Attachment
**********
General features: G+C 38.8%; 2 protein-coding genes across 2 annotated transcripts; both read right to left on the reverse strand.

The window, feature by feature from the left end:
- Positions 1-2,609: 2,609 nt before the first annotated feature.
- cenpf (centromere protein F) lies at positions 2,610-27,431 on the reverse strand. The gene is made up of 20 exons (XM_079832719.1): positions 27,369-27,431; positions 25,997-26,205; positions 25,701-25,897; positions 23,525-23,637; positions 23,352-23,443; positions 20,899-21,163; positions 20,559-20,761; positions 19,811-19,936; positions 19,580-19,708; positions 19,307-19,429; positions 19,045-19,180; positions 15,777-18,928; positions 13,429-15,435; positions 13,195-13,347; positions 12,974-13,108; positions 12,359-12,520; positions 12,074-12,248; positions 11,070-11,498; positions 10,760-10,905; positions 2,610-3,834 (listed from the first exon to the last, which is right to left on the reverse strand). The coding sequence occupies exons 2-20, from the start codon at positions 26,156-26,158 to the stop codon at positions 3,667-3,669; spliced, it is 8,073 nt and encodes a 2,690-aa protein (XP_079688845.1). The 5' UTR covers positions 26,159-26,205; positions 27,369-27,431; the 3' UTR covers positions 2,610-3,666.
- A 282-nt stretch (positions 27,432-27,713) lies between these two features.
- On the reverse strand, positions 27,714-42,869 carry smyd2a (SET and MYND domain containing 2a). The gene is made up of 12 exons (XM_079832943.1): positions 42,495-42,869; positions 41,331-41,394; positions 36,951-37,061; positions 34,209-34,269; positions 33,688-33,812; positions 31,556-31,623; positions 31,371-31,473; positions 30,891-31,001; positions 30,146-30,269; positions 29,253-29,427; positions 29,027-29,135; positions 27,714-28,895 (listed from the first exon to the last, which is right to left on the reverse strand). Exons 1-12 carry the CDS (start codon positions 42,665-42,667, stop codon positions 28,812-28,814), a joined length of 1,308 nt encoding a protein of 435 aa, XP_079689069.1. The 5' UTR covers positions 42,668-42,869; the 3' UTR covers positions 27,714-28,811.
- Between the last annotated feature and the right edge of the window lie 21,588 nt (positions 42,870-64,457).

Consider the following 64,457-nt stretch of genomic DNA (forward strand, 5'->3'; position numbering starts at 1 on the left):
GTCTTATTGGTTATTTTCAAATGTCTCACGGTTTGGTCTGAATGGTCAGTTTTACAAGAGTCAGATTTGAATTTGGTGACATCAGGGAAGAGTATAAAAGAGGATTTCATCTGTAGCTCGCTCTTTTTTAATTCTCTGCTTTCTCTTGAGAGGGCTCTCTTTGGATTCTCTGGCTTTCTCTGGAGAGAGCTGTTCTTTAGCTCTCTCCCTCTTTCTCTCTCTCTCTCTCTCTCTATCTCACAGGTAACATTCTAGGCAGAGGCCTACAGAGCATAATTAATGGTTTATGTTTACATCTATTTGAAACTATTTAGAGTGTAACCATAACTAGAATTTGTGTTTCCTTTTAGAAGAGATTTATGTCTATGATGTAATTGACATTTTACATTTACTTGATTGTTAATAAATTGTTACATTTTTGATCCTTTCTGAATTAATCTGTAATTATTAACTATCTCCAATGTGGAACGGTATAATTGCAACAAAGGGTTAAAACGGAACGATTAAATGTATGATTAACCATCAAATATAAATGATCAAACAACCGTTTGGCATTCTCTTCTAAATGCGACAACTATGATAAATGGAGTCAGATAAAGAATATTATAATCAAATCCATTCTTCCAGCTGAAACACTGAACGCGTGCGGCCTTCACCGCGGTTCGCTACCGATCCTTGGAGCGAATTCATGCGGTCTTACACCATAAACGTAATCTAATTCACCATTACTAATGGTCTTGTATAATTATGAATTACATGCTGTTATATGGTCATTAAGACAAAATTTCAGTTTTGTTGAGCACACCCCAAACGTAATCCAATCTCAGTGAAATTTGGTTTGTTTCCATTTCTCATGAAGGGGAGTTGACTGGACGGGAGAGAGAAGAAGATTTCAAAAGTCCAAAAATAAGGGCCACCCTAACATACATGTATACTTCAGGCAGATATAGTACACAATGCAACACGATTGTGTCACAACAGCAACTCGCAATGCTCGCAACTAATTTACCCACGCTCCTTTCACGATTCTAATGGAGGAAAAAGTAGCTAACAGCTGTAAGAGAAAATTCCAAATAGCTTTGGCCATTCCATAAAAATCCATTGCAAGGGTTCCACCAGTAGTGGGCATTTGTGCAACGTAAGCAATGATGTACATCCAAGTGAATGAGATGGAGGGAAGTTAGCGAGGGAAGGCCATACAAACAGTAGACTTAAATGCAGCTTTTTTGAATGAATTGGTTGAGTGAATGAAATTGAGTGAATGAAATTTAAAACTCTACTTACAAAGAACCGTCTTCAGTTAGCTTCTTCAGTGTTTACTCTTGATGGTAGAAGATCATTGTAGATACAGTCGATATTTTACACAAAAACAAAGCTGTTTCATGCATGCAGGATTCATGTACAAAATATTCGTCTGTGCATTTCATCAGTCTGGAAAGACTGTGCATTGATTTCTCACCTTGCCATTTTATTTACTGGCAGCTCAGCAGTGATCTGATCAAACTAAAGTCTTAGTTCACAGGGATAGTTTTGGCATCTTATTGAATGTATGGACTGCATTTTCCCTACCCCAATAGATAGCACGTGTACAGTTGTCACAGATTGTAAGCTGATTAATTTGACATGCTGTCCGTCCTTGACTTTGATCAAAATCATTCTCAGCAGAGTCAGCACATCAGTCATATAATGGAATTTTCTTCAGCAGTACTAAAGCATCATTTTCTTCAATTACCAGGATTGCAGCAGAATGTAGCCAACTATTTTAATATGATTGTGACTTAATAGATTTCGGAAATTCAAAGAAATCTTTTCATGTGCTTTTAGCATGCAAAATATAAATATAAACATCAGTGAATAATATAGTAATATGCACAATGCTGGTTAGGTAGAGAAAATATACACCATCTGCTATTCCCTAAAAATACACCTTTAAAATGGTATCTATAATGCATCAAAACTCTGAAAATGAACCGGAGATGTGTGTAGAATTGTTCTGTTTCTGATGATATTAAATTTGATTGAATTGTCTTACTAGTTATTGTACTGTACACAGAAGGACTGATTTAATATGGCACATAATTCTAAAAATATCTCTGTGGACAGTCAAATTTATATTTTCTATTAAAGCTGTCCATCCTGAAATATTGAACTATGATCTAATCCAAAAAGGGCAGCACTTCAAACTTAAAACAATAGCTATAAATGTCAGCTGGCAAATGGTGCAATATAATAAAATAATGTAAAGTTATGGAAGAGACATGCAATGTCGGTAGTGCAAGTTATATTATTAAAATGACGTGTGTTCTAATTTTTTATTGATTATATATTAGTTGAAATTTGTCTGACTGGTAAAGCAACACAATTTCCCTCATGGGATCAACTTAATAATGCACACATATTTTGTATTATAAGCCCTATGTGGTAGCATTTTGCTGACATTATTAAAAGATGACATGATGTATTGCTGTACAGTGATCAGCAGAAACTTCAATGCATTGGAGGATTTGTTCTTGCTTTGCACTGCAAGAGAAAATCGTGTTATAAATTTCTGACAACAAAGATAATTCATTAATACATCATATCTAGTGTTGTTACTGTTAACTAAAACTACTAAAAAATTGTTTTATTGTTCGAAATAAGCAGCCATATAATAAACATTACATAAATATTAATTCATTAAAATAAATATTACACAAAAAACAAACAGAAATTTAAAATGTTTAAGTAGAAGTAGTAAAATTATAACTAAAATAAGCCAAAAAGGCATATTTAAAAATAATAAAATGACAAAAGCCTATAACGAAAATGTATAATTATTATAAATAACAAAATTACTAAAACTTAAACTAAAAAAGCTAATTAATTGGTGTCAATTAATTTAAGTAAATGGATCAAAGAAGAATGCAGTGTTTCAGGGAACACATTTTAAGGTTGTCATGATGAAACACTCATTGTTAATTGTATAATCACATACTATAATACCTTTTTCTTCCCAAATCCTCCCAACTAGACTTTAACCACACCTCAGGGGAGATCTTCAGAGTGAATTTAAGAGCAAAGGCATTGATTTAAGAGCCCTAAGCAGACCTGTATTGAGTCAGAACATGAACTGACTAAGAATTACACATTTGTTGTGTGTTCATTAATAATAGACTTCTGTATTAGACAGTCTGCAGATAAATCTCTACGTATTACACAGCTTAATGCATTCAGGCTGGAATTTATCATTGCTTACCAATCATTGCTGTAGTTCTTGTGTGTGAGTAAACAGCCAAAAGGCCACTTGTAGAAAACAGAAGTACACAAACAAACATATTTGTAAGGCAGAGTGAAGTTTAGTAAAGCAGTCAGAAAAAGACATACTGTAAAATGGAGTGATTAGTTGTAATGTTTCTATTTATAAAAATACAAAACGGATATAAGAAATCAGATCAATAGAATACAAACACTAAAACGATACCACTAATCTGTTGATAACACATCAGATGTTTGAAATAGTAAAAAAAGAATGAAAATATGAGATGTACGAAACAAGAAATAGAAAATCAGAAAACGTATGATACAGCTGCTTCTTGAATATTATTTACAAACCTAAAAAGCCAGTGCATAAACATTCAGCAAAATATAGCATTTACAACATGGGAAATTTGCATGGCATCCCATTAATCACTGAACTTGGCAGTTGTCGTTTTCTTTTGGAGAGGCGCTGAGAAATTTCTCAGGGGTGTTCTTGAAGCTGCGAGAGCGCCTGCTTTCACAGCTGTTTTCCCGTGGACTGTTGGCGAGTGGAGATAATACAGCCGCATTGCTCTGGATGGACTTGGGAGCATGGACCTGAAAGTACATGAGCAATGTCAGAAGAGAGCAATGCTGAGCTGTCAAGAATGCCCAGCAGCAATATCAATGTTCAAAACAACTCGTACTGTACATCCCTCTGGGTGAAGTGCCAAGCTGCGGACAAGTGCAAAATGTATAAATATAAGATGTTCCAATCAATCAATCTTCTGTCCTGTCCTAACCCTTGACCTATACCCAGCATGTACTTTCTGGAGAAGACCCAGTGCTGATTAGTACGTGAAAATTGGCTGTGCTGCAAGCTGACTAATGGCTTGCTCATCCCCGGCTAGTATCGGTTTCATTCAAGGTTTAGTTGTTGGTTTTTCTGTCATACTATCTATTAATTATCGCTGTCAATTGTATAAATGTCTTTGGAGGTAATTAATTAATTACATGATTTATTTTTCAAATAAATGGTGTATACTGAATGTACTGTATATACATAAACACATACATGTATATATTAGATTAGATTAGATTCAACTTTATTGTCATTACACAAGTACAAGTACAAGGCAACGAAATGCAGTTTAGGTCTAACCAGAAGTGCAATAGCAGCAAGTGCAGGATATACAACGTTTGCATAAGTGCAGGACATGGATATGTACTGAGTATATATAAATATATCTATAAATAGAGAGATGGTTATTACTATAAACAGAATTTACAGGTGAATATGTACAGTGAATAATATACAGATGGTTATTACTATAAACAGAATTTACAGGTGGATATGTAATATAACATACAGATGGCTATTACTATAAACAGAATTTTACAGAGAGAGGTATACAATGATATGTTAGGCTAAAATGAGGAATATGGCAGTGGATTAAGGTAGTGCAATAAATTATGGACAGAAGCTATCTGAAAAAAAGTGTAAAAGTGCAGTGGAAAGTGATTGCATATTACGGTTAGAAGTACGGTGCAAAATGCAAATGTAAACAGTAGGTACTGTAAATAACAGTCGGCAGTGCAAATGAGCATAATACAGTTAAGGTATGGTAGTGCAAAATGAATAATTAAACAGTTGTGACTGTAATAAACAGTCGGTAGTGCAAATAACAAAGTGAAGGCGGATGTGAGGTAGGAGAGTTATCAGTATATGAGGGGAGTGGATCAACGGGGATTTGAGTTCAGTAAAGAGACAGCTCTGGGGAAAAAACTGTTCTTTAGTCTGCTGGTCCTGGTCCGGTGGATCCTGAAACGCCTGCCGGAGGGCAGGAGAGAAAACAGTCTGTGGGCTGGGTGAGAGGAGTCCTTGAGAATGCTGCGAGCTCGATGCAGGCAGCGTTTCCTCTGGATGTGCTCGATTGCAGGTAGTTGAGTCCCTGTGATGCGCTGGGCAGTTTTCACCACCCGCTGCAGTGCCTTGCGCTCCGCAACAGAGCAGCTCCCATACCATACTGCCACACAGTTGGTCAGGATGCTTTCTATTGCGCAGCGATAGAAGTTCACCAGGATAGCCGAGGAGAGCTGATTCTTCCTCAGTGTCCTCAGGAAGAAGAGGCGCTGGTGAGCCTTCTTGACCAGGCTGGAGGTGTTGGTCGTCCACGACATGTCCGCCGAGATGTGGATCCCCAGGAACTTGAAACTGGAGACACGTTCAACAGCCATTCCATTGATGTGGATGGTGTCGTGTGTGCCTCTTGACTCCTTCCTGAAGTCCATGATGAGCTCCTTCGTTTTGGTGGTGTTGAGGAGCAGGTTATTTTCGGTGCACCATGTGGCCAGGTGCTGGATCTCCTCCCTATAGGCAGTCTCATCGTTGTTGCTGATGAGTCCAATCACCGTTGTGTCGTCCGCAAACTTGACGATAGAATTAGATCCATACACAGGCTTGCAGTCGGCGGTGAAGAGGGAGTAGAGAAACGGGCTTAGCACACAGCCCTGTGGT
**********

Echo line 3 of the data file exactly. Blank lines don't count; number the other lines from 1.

- Positions 1-2,609: 2,609 nt before the first annotated feature.